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Social and economic change and generational difference

The world of work and how people approach jobs is changing. These differing attitudes are often generational

Changes in the social and economic environment have influenced how young people view work, according to Ruston Smith, group director of people, pensions and insurable risk at Tesco.

Speaking at a PLSA annual conference discussion on intergenerational fairness in a changing workplace, Smith explained that different attitudes between the generations can be explained by the environment they work in. He described the contrast between the 'jobs for life' culture experienced by those born between 1925 and 1945, compared with a more flexible attitude towards working adopted by those born 2000 onwards.

"Different generations have a completely different perspective," he said. "Younger people are interested in broadening their skills, and don't expect to have one job for one company. They want to make themselves as in-demand as possible.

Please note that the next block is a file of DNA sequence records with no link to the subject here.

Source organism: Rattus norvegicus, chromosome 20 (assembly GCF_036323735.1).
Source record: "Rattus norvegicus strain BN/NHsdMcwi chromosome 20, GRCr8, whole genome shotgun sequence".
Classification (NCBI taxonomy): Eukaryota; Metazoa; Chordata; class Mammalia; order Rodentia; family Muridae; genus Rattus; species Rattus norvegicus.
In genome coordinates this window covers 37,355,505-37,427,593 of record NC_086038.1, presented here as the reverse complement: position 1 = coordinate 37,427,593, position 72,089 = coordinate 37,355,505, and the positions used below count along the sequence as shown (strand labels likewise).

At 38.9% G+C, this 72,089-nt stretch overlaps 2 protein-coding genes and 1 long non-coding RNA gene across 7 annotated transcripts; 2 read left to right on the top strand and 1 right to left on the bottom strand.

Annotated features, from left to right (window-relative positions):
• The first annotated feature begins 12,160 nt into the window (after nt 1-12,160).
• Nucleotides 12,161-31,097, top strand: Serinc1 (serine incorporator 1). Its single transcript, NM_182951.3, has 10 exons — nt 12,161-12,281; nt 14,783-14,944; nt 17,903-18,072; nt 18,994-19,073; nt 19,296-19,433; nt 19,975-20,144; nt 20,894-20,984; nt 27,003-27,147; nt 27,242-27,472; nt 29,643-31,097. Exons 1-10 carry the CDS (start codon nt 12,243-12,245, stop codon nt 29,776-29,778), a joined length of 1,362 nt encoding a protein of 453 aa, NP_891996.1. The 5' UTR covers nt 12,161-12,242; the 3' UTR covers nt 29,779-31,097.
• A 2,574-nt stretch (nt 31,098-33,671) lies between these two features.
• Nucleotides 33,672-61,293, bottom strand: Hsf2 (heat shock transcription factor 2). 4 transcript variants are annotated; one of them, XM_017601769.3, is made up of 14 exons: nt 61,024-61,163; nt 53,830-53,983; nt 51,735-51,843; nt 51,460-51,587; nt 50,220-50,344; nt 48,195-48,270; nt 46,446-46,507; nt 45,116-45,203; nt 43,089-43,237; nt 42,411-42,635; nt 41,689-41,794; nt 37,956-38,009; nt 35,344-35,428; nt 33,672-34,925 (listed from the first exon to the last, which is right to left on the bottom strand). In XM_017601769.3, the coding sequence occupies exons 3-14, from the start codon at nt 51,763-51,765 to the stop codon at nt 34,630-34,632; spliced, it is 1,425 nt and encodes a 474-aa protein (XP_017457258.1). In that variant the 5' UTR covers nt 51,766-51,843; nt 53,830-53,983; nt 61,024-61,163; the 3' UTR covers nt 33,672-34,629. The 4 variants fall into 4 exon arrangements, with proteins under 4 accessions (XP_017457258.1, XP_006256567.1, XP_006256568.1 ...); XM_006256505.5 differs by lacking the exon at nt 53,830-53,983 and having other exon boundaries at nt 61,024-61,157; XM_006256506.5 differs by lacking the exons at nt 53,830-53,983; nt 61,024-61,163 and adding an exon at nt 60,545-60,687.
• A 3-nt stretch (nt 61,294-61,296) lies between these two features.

"This is reflected in changes in benefits. They have moved from simple life cover to flexible options that take personal choice into account. We've also moved from pay for attendance, to pay for performance, to a focus on the total reward."

Speaking at the same event, Paul Redmond, director of student life at the University of Manchester, explained the rise of 'zombie jobs,' where a human is still employed but where many of their responsibilities have become automated.

"An example of such a zombie job is the people who work at baggage check-in desks at airports," he said. "Some jobs will totally vanish because of technology. Chartered accountants for example might only survive for another 10 or 15 years. Hotels have realised that if you want a permanently cheerful receptionist you can hire a robot, and it also won't take holidays."

Redmond anticipated huge changes in the role work plays in the lives of young people compared with previous generations. "This is the first generation more likely to die of obesity than famine," he said. "They are more likely to die of old age than an infection. In their lifetimes there will be more networked devices than living people. Jobs are changing and vanishing very quickly."